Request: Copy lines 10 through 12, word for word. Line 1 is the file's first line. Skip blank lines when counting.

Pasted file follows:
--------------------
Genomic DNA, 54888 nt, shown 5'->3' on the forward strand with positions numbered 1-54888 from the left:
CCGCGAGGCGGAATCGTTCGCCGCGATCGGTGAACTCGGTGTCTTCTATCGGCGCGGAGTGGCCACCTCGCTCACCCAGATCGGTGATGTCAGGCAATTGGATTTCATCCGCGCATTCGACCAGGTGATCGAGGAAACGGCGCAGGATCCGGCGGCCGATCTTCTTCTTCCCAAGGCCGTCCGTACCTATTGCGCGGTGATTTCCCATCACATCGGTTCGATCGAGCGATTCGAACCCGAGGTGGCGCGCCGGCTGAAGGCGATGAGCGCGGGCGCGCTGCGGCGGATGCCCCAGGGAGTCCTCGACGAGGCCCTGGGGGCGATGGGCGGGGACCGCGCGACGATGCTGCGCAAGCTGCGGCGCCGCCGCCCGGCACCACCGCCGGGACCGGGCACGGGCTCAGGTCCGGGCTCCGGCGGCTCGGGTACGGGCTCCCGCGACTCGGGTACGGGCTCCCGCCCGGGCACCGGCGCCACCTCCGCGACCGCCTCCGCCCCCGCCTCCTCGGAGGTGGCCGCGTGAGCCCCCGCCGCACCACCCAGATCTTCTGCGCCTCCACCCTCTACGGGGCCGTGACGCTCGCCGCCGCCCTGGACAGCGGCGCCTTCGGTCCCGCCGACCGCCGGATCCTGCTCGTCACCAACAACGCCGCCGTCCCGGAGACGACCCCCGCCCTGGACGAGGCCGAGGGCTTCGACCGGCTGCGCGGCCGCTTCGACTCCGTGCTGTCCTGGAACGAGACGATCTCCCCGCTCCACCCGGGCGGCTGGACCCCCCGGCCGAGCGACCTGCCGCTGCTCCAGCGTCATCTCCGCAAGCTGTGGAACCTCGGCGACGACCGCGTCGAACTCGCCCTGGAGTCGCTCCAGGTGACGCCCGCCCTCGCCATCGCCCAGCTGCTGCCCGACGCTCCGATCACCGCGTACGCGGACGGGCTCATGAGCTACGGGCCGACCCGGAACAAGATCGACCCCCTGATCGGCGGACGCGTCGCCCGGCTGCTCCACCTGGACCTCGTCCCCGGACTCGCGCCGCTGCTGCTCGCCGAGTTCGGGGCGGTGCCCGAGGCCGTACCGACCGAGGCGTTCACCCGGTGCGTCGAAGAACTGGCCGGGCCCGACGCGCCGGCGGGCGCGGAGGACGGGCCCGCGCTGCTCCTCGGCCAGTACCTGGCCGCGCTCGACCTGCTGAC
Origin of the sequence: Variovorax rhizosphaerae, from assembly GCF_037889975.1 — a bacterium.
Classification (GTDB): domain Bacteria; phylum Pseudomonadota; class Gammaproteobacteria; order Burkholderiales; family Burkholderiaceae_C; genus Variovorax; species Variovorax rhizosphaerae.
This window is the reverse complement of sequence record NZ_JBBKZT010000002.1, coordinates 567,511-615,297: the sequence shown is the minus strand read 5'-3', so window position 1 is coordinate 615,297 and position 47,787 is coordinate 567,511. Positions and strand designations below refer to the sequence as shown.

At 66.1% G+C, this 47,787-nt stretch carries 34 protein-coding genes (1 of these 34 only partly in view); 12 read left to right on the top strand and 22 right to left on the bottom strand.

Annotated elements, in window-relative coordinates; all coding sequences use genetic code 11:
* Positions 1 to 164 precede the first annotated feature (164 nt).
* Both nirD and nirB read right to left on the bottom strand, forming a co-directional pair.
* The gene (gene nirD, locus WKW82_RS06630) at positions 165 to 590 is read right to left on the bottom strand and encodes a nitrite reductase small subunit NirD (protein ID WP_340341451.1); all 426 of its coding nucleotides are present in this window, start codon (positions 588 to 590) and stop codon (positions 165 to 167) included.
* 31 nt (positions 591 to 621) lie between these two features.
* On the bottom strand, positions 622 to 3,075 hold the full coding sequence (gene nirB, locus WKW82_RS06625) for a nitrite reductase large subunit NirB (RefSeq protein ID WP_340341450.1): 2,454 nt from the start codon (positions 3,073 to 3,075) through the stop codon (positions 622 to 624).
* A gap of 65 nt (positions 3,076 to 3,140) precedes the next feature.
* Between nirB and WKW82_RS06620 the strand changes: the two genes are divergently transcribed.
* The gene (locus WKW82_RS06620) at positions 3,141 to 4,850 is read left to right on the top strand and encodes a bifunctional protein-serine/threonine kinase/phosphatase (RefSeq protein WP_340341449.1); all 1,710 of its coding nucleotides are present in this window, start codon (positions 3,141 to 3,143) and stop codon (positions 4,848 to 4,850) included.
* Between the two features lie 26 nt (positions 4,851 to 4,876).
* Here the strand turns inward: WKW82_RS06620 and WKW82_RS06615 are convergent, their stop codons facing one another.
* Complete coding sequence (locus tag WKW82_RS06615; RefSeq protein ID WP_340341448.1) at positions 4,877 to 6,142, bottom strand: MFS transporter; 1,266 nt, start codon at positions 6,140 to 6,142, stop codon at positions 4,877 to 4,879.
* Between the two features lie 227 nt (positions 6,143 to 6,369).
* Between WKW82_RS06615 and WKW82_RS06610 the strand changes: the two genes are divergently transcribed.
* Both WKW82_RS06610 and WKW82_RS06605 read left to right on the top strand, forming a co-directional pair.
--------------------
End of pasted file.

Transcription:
* The gene (gene nirD, locus WKW82_RS06630) at positions 165 to 590 is read right to left on the bottom strand and encodes a nitrite reductase small subunit NirD (protein ID WP_340341451.1); all 426 of its coding nucleotides are present in this window, start codon (positions 588 to 590) and stop codon (positions 165 to 167) included.
* 31 nt (positions 591 to 621) lie between these two features.
* On the bottom strand, positions 622 to 3,075 hold the full coding sequence (gene nirB, locus WKW82_RS06625) for a nitrite reductase large subunit NirB (RefSeq protein ID WP_340341450.1): 2,454 nt from the start codon (positions 3,073 to 3,075) through the stop codon (positions 622 to 624).